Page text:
The truly regal affair was widely considered to be the most spectacular dinner in official Washington in the past 10 years. Palmer’s name on the guest list added a dash of grit and grace to a roll that included Vice President Dick Cheney, Nancy Reagan, Peyton Manning and violinist Itzhak Perlman.
The Palmers received elegant gold-rimmed invitations (hand-penned by a calligrapher and then engraved) in April. The gala dinner May 7 is the highlight of a two-day extravaganza in which Palmer dined at the head table with President George W. Bush and Queen Elizabeth, gave putting lessons to U.S. Supreme Court Chief Justice John Roberts at the highest court in the land, and was feted as one of just six life-time Tour Achievement winners at the new clubhouse at the TPC at Sawgrass.
“Even for Arnold Palmer, the last two days have been remarkable,” says Palmer spokesman Doc Giffin. “Both Arnold and Kit had a splendid time at the White House dinner honoring Queen Elizabeth. It was a very special evening and they were thrilled to be invited.”
If it was a national A-list that scored one of just 130 invitations to the dinner, then Palmer has vaulted to the A-list of the A-list. He was chosen to sit at the main table with both President Bush and Queen Elizabeth and guests Nancy Reagan, Alma Powell (wife of Colin Powell), Tricia Lott (wife of U.S. Sen. Trent Lott), Ashley Manning (wife of Indianapolis Colt quarterback Peyton Manning), CBS sportscaster Jim Nantz, and Chief Justice Roberts.
The five-course dinner included “spring pea soup with fern leaf lavender,” “saddle of spring lamb” and three different wines. The dinner was the first, and probably will be the only, white-tie event of the Bush presidency.
The Palmers were up early to enjoy another memorable meeting the day after the dinner. Kit Palmer, who is a personal friend with U.S. Supreme Court Justice Anthony Kennedy, accepted her friend’s invitation to see the Supreme Court. While there, Palmer gave putting lessons to a trio of renown rules sticklers who might be hiding snazzy golf shirts beneath their black robes.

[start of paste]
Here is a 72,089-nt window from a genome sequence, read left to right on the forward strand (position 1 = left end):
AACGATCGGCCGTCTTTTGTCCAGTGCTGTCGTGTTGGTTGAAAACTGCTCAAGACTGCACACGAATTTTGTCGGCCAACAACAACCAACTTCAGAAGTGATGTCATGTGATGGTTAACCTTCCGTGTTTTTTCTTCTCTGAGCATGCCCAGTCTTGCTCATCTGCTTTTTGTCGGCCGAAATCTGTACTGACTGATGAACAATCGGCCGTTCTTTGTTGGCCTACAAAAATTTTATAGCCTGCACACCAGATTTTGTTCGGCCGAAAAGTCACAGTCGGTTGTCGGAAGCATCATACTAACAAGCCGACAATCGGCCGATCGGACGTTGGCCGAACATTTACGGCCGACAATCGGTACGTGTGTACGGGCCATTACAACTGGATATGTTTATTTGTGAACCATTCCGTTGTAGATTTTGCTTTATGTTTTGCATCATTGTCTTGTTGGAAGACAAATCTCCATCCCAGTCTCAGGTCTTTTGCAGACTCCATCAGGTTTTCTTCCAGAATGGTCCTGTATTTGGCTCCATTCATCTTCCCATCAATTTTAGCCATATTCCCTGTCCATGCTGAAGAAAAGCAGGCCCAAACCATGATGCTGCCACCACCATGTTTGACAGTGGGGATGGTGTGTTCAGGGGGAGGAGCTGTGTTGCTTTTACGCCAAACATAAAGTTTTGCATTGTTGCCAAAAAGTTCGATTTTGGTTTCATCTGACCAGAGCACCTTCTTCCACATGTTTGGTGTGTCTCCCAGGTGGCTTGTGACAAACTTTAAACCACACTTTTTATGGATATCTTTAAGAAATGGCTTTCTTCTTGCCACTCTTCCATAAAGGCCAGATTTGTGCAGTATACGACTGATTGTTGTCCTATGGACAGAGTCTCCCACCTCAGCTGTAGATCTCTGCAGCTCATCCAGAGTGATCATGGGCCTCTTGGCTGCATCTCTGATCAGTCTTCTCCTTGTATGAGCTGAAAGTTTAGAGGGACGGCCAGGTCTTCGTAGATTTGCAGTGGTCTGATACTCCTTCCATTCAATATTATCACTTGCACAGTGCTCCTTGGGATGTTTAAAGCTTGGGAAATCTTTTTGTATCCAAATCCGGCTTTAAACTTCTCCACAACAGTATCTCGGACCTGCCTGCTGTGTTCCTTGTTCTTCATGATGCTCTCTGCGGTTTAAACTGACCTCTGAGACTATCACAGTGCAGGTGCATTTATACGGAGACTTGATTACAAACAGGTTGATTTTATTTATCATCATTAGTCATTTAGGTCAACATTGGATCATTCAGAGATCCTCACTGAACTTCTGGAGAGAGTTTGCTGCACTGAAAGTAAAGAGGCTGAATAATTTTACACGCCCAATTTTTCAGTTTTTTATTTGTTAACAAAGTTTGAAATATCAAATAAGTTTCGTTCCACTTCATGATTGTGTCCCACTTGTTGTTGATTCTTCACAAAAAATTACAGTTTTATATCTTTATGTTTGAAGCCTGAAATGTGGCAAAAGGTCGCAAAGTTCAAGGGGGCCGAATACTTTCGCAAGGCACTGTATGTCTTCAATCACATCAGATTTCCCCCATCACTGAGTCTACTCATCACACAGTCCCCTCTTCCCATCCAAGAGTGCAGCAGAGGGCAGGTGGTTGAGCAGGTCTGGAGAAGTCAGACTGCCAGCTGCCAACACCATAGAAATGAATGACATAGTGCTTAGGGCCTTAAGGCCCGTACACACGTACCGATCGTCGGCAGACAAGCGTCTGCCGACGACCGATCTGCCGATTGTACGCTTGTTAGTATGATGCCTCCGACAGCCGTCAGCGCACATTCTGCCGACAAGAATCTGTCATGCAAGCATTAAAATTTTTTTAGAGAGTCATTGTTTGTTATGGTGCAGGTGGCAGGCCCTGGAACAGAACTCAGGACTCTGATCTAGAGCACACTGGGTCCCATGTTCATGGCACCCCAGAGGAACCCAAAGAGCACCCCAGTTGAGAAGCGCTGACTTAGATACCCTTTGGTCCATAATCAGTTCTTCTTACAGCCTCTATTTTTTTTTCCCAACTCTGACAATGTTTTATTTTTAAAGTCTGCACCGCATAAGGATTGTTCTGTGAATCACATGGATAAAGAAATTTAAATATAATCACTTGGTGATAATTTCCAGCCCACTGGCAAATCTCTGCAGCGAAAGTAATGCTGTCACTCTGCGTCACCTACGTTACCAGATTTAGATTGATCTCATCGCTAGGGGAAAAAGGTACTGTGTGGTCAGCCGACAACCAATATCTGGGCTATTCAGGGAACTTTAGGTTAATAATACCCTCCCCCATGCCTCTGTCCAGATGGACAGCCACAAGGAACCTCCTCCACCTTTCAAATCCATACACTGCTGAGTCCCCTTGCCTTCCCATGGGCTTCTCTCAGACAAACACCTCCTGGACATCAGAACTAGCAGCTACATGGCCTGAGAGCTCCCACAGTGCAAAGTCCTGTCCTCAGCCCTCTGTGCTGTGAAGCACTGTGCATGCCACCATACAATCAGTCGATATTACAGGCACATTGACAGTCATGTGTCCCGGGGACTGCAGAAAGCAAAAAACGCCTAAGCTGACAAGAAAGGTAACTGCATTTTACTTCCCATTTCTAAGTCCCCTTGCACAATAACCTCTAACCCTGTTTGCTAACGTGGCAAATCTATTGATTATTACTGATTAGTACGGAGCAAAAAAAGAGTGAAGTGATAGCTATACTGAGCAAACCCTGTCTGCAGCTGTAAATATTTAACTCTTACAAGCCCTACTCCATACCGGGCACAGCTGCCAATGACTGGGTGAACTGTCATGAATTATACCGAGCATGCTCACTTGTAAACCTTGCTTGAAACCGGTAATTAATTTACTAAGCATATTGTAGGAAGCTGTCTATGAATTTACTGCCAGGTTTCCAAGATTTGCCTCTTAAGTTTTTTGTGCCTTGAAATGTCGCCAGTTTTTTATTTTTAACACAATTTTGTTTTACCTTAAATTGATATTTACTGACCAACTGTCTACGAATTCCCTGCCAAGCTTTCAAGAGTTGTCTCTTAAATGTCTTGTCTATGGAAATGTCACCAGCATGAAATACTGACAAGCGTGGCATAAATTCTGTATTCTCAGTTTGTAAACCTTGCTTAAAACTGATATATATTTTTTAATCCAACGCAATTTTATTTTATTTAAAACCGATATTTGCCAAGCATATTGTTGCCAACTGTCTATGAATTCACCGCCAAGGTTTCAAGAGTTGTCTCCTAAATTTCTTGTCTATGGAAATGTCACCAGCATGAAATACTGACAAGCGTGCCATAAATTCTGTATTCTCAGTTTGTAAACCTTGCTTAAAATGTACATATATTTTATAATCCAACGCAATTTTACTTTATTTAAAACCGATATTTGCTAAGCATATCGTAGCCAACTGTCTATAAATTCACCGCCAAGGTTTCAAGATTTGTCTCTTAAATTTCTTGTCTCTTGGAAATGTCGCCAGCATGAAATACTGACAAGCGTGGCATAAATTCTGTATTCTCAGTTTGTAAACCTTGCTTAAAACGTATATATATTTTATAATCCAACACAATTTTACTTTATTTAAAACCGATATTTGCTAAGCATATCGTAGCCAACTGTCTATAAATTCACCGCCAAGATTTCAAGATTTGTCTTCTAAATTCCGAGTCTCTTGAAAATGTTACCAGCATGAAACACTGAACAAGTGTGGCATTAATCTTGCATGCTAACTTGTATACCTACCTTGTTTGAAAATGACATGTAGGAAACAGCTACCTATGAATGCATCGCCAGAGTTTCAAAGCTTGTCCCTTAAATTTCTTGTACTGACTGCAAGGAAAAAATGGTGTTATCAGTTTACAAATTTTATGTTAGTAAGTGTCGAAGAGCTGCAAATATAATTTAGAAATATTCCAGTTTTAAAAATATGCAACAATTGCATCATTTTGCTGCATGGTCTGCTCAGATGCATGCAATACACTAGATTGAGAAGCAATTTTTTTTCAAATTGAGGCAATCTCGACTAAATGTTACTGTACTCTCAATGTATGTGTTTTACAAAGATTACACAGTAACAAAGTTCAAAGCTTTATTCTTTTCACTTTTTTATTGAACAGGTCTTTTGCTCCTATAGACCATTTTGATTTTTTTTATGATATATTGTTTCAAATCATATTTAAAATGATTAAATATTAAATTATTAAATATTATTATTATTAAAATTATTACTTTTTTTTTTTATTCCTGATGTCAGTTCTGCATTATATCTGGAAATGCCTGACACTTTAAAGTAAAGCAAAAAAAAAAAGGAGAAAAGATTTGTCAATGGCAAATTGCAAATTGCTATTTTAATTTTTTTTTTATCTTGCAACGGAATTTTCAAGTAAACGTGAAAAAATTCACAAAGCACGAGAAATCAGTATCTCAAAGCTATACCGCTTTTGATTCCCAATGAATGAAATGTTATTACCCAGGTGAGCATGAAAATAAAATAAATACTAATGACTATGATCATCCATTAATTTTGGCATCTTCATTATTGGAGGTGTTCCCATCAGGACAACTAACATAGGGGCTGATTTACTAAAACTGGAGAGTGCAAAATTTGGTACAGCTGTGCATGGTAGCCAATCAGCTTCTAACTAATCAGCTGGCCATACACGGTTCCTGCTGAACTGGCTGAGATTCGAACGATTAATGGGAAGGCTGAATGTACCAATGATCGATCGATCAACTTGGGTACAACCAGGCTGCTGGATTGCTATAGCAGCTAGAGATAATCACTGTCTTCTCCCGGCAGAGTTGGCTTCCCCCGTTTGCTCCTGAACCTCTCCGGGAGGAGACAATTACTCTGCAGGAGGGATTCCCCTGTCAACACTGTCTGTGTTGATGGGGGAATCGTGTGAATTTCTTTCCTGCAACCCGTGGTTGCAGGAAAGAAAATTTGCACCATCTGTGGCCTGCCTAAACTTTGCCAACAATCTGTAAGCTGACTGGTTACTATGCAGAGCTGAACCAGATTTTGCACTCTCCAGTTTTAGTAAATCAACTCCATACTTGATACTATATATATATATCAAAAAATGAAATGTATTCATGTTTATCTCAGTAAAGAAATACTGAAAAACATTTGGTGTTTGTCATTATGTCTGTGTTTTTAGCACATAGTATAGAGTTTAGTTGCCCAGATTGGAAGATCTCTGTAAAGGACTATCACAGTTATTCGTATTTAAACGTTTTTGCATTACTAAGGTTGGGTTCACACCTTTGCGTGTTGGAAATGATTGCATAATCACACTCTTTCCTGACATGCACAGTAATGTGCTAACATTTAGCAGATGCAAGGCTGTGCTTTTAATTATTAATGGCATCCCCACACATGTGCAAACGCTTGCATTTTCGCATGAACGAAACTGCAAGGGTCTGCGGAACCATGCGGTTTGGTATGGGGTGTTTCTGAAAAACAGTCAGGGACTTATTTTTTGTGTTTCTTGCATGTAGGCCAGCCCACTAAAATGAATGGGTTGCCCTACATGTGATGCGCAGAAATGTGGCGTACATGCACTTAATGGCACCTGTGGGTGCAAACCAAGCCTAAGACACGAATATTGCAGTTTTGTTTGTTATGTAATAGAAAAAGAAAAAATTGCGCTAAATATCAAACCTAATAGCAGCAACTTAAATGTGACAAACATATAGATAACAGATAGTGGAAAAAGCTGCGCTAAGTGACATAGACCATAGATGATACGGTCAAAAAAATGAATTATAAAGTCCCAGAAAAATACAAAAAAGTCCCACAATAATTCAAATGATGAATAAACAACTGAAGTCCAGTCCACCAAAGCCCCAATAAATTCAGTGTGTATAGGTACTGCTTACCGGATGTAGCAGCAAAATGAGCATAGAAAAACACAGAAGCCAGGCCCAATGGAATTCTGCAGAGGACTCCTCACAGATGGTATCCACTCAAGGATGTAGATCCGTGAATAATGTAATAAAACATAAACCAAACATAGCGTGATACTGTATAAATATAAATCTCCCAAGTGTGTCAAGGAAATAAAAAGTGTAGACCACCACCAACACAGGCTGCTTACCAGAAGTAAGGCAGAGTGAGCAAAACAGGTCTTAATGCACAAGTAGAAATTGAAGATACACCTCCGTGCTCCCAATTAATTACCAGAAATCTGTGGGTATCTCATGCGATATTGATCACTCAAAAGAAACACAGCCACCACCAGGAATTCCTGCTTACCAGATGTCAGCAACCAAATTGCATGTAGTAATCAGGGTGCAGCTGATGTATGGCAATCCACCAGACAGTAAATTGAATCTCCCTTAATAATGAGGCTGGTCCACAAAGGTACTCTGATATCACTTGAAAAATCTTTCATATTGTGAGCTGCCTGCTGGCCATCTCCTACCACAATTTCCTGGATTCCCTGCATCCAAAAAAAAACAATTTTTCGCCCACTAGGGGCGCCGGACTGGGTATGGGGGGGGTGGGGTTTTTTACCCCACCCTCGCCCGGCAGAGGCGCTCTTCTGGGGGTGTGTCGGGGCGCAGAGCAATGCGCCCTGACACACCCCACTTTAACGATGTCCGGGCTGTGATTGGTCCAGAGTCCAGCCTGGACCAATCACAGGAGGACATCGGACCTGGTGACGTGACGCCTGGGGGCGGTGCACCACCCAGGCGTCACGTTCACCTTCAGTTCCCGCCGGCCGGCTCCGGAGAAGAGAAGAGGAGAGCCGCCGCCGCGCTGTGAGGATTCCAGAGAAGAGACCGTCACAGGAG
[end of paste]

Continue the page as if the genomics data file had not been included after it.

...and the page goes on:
“He was putting on the carpet in Chief Justice Roberts’s office and giving some pointers to Roberts, Kennedy and former Justice Sandra Day O’Connor, who, incidentally, is the only Supreme Court Justice to ever score a hole-in-one,” Giffin says.
From there, the Palmers flew to Jacksonville, Florida, where Palmer was set to attend a black-tie dinner at grand opening of the new clubhouse at the TPC at Sawgrass, home of the Tournament Player’s Championship. Palmer, one of just three living recipients of the Tour’s Lifetime Achievement Award, will address the gathering.
Besides Palmer, only five other men have ever been deemed worthy of the award since it was first bestowed in 1995. The others are Pete Dye, Jackie Burke Jr., Byron Nelson, Sam Snead and Gene Sarazen.
Following the whirlwind two days, the Palmers flew to Bay Hill Club in Orlando to do one of the few things he enjoys more than dining with royalty.
Palmer golfed with friends.